Seems like, if banks (and anyone else) doesn't want to hold their properties until NEXT year, potentially, then they should get their properties into the sale inventory by April 1 or so. This would mean a very large jump in inventory very soon.My rules of thumb:In a hot market, buy in the middle of winter (which I did, in early 2002), for the desperate sellers. Sell in the middle of the buying season (which I did, in 2007, even though it meant I had to SCRAMBLE to get my place ready once I decided in mid-March to sell it.)In a SLOW market, buy in the middle of the buying season, to take advantage of the inventory, and sell in the off-season, to avoid the price competition.I'm going to be watching this spring market very carefully from the sidelines; if April to September is a bad enough inventory/price wise, but with enough throughput to clear the market somewhat, then MAYBE I will set myself up to buy again next winter or spring.(The reason I sold in 2007 and might buy back in 2010, is not because I'm a flipper/trader/investor but is a "relationship story" I won't bore you with here. It just happened to work out well in the timing.)
And in more edge of the cliff news:NY times China expresses worry about US treasuriesit could be nothing, it could be just a reminder that inflation is not a good outcome for our creditors, or it could be the start of something really bad.
crt--i just clicked on the "trends" tab, and put in "prince william county, va" or "manassas, va," and then when you move the cursor over the different areas of the county, you get the local zip code numbers.all--big things happening with the house hunt...will tell you soon!
35% off peak in Great Falls, DOM 288, and yet still no buyer in sight:http://franklymls.com/FX6972176
OK I guess no one here is really interested in the TH auction.So here goes, the market has spoken....The winning bid: $460K.The back-up bid: $450K.
MM,It's out of my range, but I was mildly curious. What's the % decline on that?
MM: Is that a good or a bad price? The Zestimate, for what it's worth, is $536k.Here are the price history of the neighboring units.2302 N Greenbrier:2002: $400k2007: $590k2300 N Greenbrier2002: $400k2304 N Greenbrier2005: $627kSo, I guess it's back to 2002-2003 prices?
"Jaime said... So what you are saying is that price to income ratios are back in line with historical norms?"In PWC thats not a bad conclusion:FEB 2000Median Home Price = 124,000Median HH Income = 65,960Ratio = 1.88FEB 2009Median Home Price = 169,500Median HH Income = 85,838Ratio = 1.98Home prices are per MRIS (Feb 2000 & Feb 2009). Incomes are per Census (2000 & 2007). Given that the difference between the two ratios is a noisy 0.10, it certainly looks affordable on paper.Now, as I noted before, theres affordable on paper and affordable in reality - and the two are not necessarily the same. Personally, I think this board is dominated by higher than median income types, and homes priced above median still likely have a ways to come down in PWC.However, 100 years from now, if someone sorting through the data asked when did historical affordability return to PWC...If they decided the answer was Feb 2009. It would be hard to argue with that conclusion.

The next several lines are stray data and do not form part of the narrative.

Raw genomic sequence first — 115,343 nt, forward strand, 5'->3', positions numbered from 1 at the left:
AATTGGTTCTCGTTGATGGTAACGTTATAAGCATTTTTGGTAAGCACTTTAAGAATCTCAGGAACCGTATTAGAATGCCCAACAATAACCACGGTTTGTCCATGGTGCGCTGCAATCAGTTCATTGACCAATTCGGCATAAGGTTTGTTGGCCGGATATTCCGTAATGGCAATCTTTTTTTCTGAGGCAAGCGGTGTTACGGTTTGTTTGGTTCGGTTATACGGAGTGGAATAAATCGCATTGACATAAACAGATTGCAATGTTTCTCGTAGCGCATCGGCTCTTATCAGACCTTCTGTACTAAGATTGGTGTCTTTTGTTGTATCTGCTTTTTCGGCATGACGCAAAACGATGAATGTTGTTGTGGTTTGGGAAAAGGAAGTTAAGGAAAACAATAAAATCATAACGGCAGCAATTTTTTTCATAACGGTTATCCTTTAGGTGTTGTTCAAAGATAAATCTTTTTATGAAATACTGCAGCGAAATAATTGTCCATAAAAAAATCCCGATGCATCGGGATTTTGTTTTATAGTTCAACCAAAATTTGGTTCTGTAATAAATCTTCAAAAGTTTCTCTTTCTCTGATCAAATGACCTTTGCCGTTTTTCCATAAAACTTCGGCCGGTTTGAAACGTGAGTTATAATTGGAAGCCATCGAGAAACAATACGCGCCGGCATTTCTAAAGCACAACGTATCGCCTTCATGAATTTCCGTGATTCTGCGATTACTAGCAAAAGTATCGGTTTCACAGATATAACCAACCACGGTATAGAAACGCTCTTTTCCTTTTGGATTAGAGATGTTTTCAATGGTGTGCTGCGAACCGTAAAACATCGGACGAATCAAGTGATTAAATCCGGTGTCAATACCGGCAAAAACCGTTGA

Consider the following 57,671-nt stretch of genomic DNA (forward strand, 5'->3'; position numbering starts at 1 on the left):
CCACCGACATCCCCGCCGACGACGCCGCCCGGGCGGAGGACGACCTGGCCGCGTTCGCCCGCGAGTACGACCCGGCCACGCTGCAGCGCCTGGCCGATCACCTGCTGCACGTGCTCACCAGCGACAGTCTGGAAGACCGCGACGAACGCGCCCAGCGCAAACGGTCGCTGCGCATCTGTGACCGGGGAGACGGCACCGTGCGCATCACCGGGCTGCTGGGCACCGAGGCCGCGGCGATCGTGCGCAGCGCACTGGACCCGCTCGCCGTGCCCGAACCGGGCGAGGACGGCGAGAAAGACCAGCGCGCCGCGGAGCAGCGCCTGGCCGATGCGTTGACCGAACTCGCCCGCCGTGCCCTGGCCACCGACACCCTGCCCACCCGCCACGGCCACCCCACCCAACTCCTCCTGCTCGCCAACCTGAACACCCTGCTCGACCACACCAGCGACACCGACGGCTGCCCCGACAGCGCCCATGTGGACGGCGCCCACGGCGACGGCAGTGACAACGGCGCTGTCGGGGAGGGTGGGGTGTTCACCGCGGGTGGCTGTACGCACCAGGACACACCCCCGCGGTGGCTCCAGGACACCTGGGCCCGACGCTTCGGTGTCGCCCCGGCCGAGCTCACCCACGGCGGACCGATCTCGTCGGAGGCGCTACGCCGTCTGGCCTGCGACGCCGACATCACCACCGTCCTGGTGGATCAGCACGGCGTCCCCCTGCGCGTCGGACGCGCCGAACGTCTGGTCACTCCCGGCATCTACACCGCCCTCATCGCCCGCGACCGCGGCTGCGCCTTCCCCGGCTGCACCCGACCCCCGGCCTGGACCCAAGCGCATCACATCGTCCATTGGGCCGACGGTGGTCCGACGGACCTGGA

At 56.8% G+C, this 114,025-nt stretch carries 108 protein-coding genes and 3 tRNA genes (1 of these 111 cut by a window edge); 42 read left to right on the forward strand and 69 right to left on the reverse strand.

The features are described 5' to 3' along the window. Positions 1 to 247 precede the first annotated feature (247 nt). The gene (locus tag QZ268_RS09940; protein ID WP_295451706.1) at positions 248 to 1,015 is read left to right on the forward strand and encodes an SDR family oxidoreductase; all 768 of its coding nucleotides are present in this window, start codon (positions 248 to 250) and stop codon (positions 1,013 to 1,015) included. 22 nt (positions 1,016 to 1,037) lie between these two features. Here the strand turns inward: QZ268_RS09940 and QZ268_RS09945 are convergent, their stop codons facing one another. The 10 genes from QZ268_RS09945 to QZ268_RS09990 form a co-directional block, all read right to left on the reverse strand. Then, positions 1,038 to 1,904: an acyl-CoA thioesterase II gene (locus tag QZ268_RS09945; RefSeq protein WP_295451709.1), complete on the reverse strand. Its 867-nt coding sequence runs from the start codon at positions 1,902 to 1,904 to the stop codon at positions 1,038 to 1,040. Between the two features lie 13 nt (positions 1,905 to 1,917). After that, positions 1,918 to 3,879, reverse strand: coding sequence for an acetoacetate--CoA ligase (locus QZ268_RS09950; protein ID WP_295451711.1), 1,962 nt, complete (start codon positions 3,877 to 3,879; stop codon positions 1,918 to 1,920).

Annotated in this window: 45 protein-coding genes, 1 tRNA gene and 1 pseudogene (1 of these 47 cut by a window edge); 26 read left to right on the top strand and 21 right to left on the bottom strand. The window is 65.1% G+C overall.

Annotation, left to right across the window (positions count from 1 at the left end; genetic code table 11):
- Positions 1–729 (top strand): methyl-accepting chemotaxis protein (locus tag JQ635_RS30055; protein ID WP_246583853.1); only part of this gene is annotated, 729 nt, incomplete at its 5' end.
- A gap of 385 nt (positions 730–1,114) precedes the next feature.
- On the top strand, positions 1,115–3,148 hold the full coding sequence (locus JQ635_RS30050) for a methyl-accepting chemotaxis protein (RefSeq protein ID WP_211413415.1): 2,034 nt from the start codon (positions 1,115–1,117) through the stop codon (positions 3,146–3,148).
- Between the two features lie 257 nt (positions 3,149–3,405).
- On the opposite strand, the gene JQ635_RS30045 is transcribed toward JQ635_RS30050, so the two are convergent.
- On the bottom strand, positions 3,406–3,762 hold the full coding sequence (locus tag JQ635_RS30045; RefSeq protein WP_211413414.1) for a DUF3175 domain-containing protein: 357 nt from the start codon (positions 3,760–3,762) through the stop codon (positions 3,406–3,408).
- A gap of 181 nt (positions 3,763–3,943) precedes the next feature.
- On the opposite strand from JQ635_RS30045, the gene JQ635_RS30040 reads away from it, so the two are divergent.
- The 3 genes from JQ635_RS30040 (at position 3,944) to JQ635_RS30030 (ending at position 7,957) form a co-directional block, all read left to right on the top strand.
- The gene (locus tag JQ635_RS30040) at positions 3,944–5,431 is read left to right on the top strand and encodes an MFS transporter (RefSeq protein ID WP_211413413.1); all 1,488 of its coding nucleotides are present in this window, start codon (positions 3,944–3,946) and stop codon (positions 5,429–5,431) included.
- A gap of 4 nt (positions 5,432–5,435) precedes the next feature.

Xpovos, NoVAwatcher,Last property sold in the community was a bank-owned. It went for $520,000 on 8/30/2007. That unit had a strange floor plan but otherwise comparable. The sour grapes in me says the bidder got a 10% discount, and maybe close to 04 prices.
MM,I'll counter the sour grapes with this vintage: an orderly descent is in the best interest for all. And for that we need knife catchers. This one gets a 10% discount. The next will get a 10% on the previous 10% until equilibrium is reached.Without an orderly descent people would get trampled. I want affordable housing, not suicides.
If today were a normal day, I would be all abot PWC affordability/volatility and so on, but my own personal househunt took a wild turn the past 24 hours:First, our landlord changed his mind and said he would accept our offer.Second, I went to the PWC assessment office and arm-twisted out the 2009 assessed value for my 11-acre dream place, and it came in 22% lower than 2008. Our offer had been 15% lower than 2008. So now I need to decide what to do, and fast.I just went from homeless in 6 weeks to having one house in the bag and another on the table...unless Mr. Asking-Too-Much decides he will not sell to us under any circumstances, because he's so mad for not taking our earlier offer when we had the chance.Any bargaining advice?
sorry about the many typos--baby gets in the way--
CRT: don't make the mistake of comparing median incomes to median home prices. Only a subset of households own, and owners tend to have higher incomes.Nonetheless, those ratios look good! Because the median of community generally understates the median income of home owners, the true ratios are probably even better.